In Europe Solidaridad actively contributes to innovative solutions, promoting transparency and traceability in global supply chains. By providing verified farmer data, we create transparency, leading to a fairer value distribution. We promote innovative inclusive business models with increased farmer ownership for truly sustainable sourcing, production, trade and investment.

Inclusive practices and policies are essential in reclaiming sustainability as a practice that benefits all equally, and creates lasting, positive change.  This means that the role of, and impact on, women, youth, minority groups, and people with disabilities, among others, are taken into account.

Achievements

Campaigning for a living income for farmers and workers

Public awareness of the importance of a living income for smallholder farmers and workers grew in 2019. Our pop-up store in Amsterdam in November — as part of our anti-Black Friday campaign — exposed the low prices farmers receive for their products and drew significant media attention. Solidaridad played an active role in the conversation on how to achieve living incomes for people at the beginning of supply chains. We advocated for more sustainable public and private policies, and crafted meaningful initiatives with corporate partners. Solidaridad also celebrated its 50th anniversary in 2019, with an international conference about sustainable development, attended by our partners from various regions.

Working towards long-term, sector-wide impact

We continued to work towards long-term, sector-wide impact across a range of commodities in far-reaching partnerships with, among other companies, Henkel and Syngenta. While the Dutch Ministry of Foreign Affairs and the Dutch Postcode Lottery remained primary donors, Solidaridad broadened its donor base further.

Strengthening our value proposition to European partners

In 2017, we continued to work on strengthening our value proposition towards our European partners, including companies, policy makers, donors, knowledge partners as well as the media, and consumers in the Netherlands. In the autumn of 2017, we launched a coffee campaign for the Dutch market to increase awareness about the persistent negative impact of climate change on the production of coffee and the livelihoods of the coffee farmers. Our campaign gained visibility in the Dutch media thanks to the campaign video and the ‘No Coffee’ Bar concept.

Solidaridad’s Farmer Support Programme gives new boost for further resources

In 2016, the Dutch Ministry of Foreign Affairs gave its partnership with Solidaridad a fresh boost following the evaluation of the successful Farmer Support Programme. Minister for Foreign Trade and Development, Lilianne Ploumen, signed agreements with Solidaridad allocating a total of €80 million by 2020. The strategic partnership is compliant with the ministry’s “aid for trade” policy. Solidaridad has been a pioneer in reforming economies and development policy in this way for several decades.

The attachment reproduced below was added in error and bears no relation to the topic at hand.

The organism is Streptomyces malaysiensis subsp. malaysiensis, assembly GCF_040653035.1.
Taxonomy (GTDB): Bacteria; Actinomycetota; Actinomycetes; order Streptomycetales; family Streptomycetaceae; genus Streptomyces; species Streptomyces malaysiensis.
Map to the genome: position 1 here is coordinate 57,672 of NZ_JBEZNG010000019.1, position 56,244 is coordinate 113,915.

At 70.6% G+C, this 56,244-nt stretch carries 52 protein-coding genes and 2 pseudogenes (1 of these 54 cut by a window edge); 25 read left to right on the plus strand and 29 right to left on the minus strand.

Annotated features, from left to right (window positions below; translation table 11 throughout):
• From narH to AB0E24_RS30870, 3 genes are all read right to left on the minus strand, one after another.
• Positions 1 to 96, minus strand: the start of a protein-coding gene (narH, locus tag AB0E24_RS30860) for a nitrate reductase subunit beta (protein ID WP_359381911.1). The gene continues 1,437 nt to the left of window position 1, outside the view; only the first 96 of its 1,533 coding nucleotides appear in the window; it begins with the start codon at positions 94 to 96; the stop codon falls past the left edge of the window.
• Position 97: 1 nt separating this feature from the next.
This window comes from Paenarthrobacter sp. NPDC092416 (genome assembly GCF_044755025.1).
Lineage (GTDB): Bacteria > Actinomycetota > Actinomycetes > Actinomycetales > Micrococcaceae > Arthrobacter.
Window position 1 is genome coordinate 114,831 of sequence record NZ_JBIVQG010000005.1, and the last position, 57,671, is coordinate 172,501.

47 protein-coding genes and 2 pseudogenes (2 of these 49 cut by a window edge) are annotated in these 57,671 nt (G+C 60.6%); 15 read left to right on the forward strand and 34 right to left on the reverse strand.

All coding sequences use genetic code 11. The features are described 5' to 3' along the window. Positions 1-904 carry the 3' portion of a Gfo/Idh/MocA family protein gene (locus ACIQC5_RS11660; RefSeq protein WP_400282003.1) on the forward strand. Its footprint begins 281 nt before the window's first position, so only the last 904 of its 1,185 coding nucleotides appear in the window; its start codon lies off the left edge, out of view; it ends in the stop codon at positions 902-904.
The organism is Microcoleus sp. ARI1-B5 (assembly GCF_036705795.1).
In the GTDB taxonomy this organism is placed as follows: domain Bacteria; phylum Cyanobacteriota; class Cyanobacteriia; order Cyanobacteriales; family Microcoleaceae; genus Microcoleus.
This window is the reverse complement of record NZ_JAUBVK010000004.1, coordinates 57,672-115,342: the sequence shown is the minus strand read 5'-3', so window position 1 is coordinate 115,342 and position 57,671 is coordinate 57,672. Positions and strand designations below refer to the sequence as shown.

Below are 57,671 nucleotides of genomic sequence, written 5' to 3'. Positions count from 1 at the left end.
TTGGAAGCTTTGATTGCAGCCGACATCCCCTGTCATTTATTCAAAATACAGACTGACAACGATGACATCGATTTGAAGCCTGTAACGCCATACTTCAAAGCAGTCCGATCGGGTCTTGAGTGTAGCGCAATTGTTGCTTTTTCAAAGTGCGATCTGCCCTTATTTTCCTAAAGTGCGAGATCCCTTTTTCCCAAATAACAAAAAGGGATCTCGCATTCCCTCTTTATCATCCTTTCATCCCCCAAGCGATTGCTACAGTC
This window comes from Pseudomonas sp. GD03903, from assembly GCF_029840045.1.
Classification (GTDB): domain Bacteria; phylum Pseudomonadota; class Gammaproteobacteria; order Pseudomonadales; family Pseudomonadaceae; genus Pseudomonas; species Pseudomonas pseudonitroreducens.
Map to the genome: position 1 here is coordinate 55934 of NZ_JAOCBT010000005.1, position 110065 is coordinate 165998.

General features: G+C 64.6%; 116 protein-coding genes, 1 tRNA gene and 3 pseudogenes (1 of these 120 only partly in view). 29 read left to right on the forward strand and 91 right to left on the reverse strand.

A woman spreads a sacrifice over a coffee plant. A ceremony held three times a year to pray for the best conditions for growing coffee plants. © Olaf Hammelburg.

Towards a new strategy to tackle big global problems

In 2015, Europe was dealing with tough issues like the debt crisis, refugees, terrorism and weak economic growth. Public support for international collaboration and foreign aid was under pressure. In the corporate world, the Volkswagen scandal damaged public trust in how industry adheres to the law. Solidaridad’s answer to these growing populist and nationalist sentiments was clearly described in Solidaridad’s new multi-annual strategy. To solve the big global issues of the next generation, we need more international collaboration, institutional reforms and good governance.

In Europe, we partner with hundreds of players across global value chains, from corporations to knowledge institutes and civil society organizations. Find out what we can achieve together.

Get in touch

Want to know more about our work in Europe? Get in touch with our team.


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‘t Goylaan 15 
3525 AA Utrecht
The Netherlands
+31 (0)30 272 0313
info@solidaridad.nl

Heske Verburg
Managing Director
heske.verburg@solidaridadnetwork.org

Suzanne Larsson
Head of Corporate Engagement & Partnerships
suzanne.larsson@solidaridadnetwork.org

Melanie Rutten-Sülz
Country Representative, Solidaridad Germany
melanie.rutten-suelz@solidaridadnetwork.org

Europe supervisory board

Our board members are (left to right): Carlos Alva Nieto, Claire Gentil, Jan Karel Mak (chairperson), Katrien Termeer, Marion Kappeyne van de Coppello, Martin Staehle. Kajsa Johansson is not present in the photo.